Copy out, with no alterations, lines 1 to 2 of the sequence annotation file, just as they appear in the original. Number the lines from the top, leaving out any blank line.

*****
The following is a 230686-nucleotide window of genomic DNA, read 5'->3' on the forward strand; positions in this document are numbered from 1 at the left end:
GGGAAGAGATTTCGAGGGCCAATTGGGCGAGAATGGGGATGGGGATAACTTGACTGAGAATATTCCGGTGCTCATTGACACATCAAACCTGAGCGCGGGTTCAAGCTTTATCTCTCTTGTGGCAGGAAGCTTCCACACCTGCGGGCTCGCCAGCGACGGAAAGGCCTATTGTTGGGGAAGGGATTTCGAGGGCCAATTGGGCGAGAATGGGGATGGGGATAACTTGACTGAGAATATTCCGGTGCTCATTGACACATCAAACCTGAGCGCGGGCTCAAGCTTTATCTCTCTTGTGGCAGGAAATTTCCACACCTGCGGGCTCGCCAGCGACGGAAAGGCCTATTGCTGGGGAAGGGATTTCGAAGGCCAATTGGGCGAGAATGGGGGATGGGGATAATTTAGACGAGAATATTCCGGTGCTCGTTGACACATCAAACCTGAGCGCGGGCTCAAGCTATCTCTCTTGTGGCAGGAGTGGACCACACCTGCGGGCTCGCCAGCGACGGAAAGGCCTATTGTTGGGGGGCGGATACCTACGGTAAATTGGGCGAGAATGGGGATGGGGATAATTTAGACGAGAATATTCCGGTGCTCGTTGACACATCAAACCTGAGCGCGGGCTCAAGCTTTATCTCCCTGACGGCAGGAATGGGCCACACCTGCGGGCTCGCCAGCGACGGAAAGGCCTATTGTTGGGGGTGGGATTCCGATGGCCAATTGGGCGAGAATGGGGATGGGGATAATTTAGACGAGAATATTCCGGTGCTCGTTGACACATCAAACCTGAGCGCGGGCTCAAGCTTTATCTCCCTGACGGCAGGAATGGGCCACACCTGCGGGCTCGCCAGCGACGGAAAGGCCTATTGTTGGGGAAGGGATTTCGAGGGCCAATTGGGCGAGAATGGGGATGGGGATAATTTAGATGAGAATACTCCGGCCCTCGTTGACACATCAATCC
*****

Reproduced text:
The following is a 230686-nucleotide window of genomic DNA, read 5'->3' on the forward strand; positions in this document are numbered from 1 at the left end:
GGGAAGAGATTTCGAGGGCCAATTGGGCGAGAATGGGGATGGGGATAACTTGACTGAGAATATTCCGGTGCTCATTGACACATCAAACCTGAGCGCGGGTTCAAGCTTTATCTCTCTTGTGGCAGGAAGCTTCCACACCTGCGGGCTCGCCAGCGACGGAAAGGCCTATTGTTGGGGAAGGGATTTCGAGGGCCAATTGGGCGAGAATGGGGATGGGGATAACTTGACTGAGAATATTCCGGTGCTCATTGACACATCAAACCTGAGCGCGGGCTCAAGCTTTATCTCTCTTGTGGCAGGAAATTTCCACACCTGCGGGCTCGCCAGCGACGGAAAGGCCTATTGCTGGGGAAGGGATTTCGAAGGCCAATTGGGCGAGAATGGGGGATGGGGATAATTTAGACGAGAATATTCCGGTGCTCGTTGACACATCAAACCTGAGCGCGGGCTCAAGCTATCTCTCTTGTGGCAGGAGTGGACCACACCTGCGGGCTCGCCAGCGACGGAAAGGCCTATTGTTGGGGGGCGGATACCTACGGTAAATTGGGCGAGAATGGGGATGGGGATAATTTAGACGAGAATATTCCGGTGCTCGTTGACACATCAAACCTGAGCGCGGGCTCAAGCTTTATCTCCCTGACGGCAGGAATGGGCCACACCTGCGGGCTCGCCAGCGACGGAAAGGCCTATTGTTGGGGGTGGGATTCCGATGGCCAATTGGGCGAGAATGGGGATGGGGATAATTTAGACGAGAATATTCCGGTGCTCGTTGACACATCAAACCTGAGCGCGGGCTCAAGCTTTATCTCCCTGACGGCAGGAATGGGCCACACCTGCGGGCTCGCCAGCGACGGAAAGGCCTATTGTTGGGGAAGGGATTTCGAGGGCCAATTGGGCGAGAATGGGGATGGGGATAATTTAGATGAGAATACTCCGGCCCTCGTTGACACATCAATCC